Tridimensional graphical depiction of the interaction between mean intracranial pressure (mICP), P2/P1 ratio and short-term outcomes (STO). Higher ICP levels combined with higher P2/P1 ratio results were observed for patients with poorer STO (red zone), whereas even borderline ICP levels, if associated with P2/P1 ratio under 1.2 were compatible often with favorable STO (green zone). Noteworthy, borderline mICP values combined with elevated P2/P1 ratio were frequently found for patients that remained under mechanical ventilation (MV, yellow-orange zone). STO 1- spontaneous breathing, 2- MV and 3- death. Electronic color enhancement is progressive according to the number of events observed for each particular value. Color is from green to red from better to poorer STO

4 Discussion

In this study, mICP values were significantly correlated with P2/P1 derived from NICPW analysis in a heterogeneous population of brain-injured patients. Moreover, P2/P1 values had, as for elevated mICP, prognostic value for ED. The presence of DC did not influence overall results. Hence, we report additional findings to the previous studies, from de Moraes et al. [18] which evaluated a cohort of 18 patients suffering from spontaneous intracranial hemorrhages without surgical procedures apart from the ICP catheter implant, and Brasil et al. [19] which performed a cross-sectional study of 41 ABI patients, mostly traumatic, with and without neurosurgical procedures, including DC. The primary endpoint for both studies, despite different populations and designs, was to correlate the invasive ICP and the parameters from the invasive ICP waveform, such as the P2/P1 ratio and time to peak with these same variables obtained noninvasively.

In experimental and clinical settings, the noninvasive P2/P1 ratio has been well correlated with ICP or applied as additional information to predict outcomes and assess shunting malfunctioning in children with hydrocephalus [24, 25] and idiopathic intracranial hypertension [26]. In COVID-19 patients, the combination of P2/P1 with TCD allowed to identify disturbances in cerebral hemodynamics (CH) and predict early poor outcome [27]. Moreover, the application of this system in previously unexplored health conditions has suggested interesting alterations in ICC among patients with end-stage renal disease under hemodialysis [28] and robotic prostatectomy surgery because of Trendelenburg positioning [29].

The clinical interest of P2/P1 should be on the understanding of the brain tolerance to different ICP values; as an example, if a patient with an ICP of 18 mmHg could be considered as having mICP values within acceptable ranges, the concomitant presence of P2/P1 > 1.2 might suggest poor ICC, potentially requiring additional investigations and interventions. On the opposite, an mICP of 23 mmHg, which should deserve prompt therapy according to guidelines, could be further evaluated in its pathogenesis (i.e., hyperthermia, awakening, fever) if P2/P1 ratio remains within normal ranges. A prospective study including additional neuromonitoring tools to better understand cerebral physiology during ICP surges is required to respond to this hypothesis and may fulfill the gaps left by numerical thresholds [30].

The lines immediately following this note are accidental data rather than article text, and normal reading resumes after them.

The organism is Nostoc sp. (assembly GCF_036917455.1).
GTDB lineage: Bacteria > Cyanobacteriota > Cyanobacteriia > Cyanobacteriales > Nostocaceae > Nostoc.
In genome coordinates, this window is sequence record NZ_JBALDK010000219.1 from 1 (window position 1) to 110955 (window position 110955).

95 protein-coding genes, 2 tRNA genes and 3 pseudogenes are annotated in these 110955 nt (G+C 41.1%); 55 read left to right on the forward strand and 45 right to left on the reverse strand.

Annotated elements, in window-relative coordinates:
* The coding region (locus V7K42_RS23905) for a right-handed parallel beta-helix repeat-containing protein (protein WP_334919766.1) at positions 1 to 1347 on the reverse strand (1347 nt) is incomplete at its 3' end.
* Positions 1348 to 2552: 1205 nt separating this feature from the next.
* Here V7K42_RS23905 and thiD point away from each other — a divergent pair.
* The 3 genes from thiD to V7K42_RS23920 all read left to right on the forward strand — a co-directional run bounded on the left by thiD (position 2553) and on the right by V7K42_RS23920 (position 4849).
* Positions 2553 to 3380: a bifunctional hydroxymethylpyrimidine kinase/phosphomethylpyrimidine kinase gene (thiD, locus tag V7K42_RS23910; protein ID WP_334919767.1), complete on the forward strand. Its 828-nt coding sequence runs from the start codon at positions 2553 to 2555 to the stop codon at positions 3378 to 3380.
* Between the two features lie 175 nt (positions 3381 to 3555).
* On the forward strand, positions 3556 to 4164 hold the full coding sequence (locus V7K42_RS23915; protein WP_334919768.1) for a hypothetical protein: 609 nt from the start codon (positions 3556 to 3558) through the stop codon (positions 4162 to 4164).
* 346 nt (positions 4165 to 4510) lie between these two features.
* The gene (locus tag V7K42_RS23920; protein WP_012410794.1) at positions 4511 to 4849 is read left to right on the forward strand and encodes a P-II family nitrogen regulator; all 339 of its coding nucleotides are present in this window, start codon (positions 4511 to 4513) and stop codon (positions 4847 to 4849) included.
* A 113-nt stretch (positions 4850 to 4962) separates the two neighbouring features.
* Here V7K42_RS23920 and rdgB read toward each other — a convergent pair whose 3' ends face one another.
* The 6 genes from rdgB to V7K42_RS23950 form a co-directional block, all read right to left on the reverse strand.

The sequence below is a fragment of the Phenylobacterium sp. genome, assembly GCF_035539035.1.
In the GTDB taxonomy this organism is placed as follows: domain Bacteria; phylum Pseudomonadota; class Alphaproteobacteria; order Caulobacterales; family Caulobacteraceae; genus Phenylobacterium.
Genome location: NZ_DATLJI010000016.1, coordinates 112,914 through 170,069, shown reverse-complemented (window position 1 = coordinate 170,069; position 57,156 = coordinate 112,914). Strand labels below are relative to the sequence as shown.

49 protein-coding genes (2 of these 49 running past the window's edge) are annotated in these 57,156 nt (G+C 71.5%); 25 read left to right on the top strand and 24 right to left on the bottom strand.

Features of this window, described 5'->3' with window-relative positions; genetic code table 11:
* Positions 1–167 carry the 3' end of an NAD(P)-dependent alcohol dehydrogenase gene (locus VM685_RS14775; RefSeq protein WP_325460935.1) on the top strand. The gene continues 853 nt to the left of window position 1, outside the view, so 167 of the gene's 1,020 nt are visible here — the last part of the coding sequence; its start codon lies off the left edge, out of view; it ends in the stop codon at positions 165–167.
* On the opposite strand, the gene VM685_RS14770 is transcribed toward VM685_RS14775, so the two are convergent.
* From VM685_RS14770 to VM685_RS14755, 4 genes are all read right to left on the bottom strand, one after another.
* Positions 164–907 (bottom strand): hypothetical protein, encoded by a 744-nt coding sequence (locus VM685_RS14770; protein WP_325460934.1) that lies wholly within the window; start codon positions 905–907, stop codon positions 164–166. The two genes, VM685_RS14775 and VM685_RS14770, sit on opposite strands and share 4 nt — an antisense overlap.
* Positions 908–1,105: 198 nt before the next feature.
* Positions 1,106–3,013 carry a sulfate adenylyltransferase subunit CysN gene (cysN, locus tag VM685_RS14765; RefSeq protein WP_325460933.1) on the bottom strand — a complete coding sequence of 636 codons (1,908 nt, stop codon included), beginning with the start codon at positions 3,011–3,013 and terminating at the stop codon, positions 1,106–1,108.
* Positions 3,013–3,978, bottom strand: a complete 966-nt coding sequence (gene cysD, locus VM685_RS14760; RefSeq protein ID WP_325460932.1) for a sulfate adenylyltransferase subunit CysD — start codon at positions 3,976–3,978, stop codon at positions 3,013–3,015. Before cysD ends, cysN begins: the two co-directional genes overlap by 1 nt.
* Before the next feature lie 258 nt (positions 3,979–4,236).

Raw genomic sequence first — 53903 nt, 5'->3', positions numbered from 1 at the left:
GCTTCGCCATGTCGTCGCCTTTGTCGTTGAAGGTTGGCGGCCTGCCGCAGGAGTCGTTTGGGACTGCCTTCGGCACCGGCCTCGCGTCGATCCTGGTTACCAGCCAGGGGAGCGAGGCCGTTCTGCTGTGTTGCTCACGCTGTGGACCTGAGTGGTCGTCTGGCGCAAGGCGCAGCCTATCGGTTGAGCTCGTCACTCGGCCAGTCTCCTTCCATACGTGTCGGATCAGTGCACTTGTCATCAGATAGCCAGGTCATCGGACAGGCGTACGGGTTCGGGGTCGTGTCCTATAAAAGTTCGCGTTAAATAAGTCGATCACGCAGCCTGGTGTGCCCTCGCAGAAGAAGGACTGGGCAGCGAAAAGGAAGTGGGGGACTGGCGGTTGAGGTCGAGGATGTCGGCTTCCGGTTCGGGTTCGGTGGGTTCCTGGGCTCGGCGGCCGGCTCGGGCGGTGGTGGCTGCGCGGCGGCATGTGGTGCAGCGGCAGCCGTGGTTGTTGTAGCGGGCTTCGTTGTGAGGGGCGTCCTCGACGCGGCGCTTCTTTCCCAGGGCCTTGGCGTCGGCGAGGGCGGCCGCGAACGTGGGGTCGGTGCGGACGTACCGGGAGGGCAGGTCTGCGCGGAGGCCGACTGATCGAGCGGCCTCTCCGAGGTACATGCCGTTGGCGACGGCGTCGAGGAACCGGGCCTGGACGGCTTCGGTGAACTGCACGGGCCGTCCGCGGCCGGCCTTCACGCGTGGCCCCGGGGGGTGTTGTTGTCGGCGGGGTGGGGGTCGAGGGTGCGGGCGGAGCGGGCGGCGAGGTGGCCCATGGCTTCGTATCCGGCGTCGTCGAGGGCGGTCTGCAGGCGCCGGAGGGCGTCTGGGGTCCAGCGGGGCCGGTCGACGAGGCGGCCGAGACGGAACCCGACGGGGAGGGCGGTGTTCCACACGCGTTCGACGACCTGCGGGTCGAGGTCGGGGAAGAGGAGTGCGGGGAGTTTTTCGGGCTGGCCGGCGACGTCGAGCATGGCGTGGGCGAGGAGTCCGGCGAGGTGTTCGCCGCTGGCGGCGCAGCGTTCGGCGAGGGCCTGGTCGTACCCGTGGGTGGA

The classic studies of Marmarou et al. [17] and Langfitt et al. [31], by means of invasive ICP measurement, observed the relation between intracranial volume and ICP variations [32], whereas Nucci et al. [21] confirmed that changes in ICPW followed ICP variations; in particular, elevation of the second ICP peak was related to impaired ICC, although quantitative relations between ICPW peaks were not demonstrated in that study. Kazimierska et al. [33] performed intracranial elastance assessment by means of infusion test in normal pressure hydrocephalus patients and compared three techniques, including changes in P1 and P2 amplitudes, indicating that the ratio obtained from these peaks has good correlation with the intracranial volumetric manipulation.

ICPW is a well-known parameter for intensivists and neurosurgeons; however, clinical applicability of ICPW remains difficult because invasive systems do not routinely analyze P2/P1, being a clear recognition of the two peaks not always possible. The expansion of multimodal neuromonitoring could help to further understand how ICP values should be optimized in clinical practice. In particular, as the combination of ICP values with brain oxygenation [34, 35], there is potential to combine information from ICP invasive measurement and the NICPW analysis to better understand ICC after an ABI. Likewise, the combination of different noninvasive techniques also seems to improve ICC monitoring and outcome prediction [36].

This study has several limitations to acknowledge. First, a single session monitoring of these variables is clearly narrow for the outcome determination since ICP and ICC are dynamic properties that will vary continuously. Therefore, the association of P2/P1 with early mortality does not imply that altered ICC could be the only explanation for death, rather, this could be explained by the neurological damage itself even considering that our three groups disclosed no overall severity admission differences. Indeed, a cohort design is more adequate to outcome assessment, justifying a wider follow-up and register of IHT events that a patient may present during hospitalization. Second, a single-center study might influence patients’ management and early outcome, so that generalizability of overall results could be biased. Third, our results need for external validation. Although DC did not appear to significantly influence the applicability of NICPW analysis, some caution should be considered in such patients, who will require dedicated investigations with such monitoring tools.

5 Conclusion

The novel noninvasive system can analyze biometric parameters extracted from the ICPW parameters obtained from cyclic spontaneous cranial deformation, which are correlated with ICP. These parameters seem to be adjuvants for intracranial compliance monitoring and may participate on the outcomes of acute brain injured patients.